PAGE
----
Wednesday, September 17, 2008

Green Response to the Financial Crisis

Just put a page on the financial crisis up on the new Green Monetary wiki.

The wiki has had a visitor already (thanks Stuart).

In case you are too nervous to go and look upon a wiki, or just cannot be arsed, there is what I wrote*:

The deregulated financial crisis was a neo-conservative accident waiting to happen, a 21st century version of the South Sea Bubble. From boom times, when banksters, (a neologism to cover banks and other lending institutions) were making aggresive loans to everyone, because loans meant interest meant profit. Drunk with greed, they loaned without making sound judgments about the ability of the debtor to pay, and without regard for the amounts of capital their company actually held. Obscure high falutin financial instruments were created, essentially bets on future prices. Little criticism came from the media, mainly because nobody understood what was happening, although Warren Buffet, who did, said "Derivatives are financial weapons of mass destruction". Treasury Ministers should have taken notice.

So we are now facing a financial implosion, a bursting of the easy credit bubble. It is likely to be a mother, because of globalisation of the financial markets, because of recent rises in oil and food prices, because of climate change (the cost of hurricanes come back to the insurance market, and UK plc is heavily into insurance) because of Peak Oil, and because of Cilmate change.

So this is unlikely to be a little 2-year blip.

Luckily we have the Green New Deal to offer as a remedy for the desperate situation of unemployment, poverty and financial paralysis that is likely to ensue.

The Green Wage Subsidy should form a part of this Green Keynesianism.

Local parties can form Time Bank (LETS) groups.

So the Green Party is well placed to respond politically to this crisis, turning the danger to a opportunity.

*(there are hyperlinks on the wiki)


Jim Jay said...

Hi Richard,

I found the format a little difficult on the eyes. I'm curious why you've chosen a wiki format for this... I use wikis a lot at work and I think they are very useful for collaberative projects (and of course wikipedia is the largest and most well known of them) but I'm not sure about the reasoning behind using them for sparking discussion.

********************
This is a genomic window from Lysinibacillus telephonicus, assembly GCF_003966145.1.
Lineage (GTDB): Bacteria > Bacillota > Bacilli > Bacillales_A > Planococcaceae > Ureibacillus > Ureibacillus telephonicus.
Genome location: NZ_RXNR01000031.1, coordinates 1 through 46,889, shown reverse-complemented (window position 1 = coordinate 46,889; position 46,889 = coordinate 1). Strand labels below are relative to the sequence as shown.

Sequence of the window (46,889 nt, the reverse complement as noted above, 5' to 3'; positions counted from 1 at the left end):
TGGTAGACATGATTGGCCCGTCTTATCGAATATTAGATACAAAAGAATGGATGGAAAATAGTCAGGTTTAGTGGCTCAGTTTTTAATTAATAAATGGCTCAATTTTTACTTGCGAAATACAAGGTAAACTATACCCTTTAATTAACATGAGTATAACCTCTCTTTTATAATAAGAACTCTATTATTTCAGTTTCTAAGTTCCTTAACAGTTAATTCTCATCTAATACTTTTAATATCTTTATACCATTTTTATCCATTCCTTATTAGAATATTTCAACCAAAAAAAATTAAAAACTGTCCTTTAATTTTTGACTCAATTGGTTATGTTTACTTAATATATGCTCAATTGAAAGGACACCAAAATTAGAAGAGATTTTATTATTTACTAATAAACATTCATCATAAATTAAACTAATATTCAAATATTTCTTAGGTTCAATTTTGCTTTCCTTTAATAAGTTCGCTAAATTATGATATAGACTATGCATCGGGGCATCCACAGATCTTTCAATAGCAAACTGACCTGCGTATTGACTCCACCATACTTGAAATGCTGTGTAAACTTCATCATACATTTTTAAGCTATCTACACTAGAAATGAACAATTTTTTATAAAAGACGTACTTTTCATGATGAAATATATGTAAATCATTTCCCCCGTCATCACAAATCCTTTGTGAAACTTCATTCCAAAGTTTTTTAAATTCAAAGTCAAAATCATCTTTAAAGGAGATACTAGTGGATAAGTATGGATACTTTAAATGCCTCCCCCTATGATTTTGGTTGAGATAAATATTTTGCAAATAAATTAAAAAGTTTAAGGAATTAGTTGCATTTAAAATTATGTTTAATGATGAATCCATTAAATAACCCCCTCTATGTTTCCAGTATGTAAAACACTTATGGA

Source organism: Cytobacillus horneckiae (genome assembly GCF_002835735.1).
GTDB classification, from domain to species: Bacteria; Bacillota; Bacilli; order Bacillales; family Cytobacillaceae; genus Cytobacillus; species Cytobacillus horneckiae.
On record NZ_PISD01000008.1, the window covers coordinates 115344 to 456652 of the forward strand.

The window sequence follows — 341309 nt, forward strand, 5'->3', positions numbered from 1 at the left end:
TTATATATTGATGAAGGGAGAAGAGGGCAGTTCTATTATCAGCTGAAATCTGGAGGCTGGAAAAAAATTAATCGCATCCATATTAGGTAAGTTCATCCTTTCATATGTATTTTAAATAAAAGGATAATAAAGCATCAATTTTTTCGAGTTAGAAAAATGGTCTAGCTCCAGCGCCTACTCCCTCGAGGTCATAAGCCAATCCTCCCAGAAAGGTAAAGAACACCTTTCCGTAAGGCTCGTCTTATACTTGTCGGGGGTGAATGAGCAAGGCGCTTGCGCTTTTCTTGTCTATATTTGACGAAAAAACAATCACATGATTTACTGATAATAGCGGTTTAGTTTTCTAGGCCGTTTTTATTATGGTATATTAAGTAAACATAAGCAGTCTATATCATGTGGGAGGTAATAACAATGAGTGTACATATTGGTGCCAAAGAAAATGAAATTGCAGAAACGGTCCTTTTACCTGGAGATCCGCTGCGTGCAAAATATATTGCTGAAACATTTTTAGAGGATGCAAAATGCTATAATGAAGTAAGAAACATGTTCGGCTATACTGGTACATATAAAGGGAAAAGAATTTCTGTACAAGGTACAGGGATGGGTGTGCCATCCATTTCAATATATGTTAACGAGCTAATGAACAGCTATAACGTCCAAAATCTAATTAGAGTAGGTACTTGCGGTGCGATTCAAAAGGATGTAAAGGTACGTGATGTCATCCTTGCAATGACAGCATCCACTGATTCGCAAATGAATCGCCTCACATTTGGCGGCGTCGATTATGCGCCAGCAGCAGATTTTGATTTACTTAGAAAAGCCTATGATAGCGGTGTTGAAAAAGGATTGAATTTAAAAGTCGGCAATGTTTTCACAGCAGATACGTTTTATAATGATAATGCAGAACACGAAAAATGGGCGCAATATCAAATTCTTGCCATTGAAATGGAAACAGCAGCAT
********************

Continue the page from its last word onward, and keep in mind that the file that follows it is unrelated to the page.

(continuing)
It seems to me the blog format is much better for that - forums seem hard to get off the ground.

Anyway. I wonder if growth is the problem - or the *kind* of growth that modern capitalism throws up. We want to see a massive investment in renewable technologies for instance - that productive activity and others are a positive thing.

Toronto real estate agent said...

I have to disagree with few things.
"the desperate situation of unemployment, poverty and financial paralysis" THIS is what you think about actual situation?? I hope you will never see real unemployment and poverty.
And when blaming lenders for today's crisis - who was the one at the beginning? Wasn't it US government and FED, setting interest rate incredibly low in a try to control the economic growth? And by the way, Fannie Mae was established as a part of the New Deal - to ensure liquidity to the mortgage market...

DocRichard said...

Hi Jim
I chose the wiki precisely because they encourage collaboration. Also because email lists are linear, and wikis allow branching, more representative of a system. And I am very fond of trees...

You're right about growth. I am a passionate advocate of Green Growth.

Hi Elli
I was referring to how things are likely to go. We ain't seen nothing yet. As for the lenders - yup, we all share in the madness. Govt removed the regulations on the finance industry, in pursuit of the free market. Consumers wanted a shiny big car and went and asked for the loan. And the banksters indulged in aggressive marketing of loans.

Glad to learn that Fanny and Freedy were made by Teddy for the New Deal.

Thanks for commenting.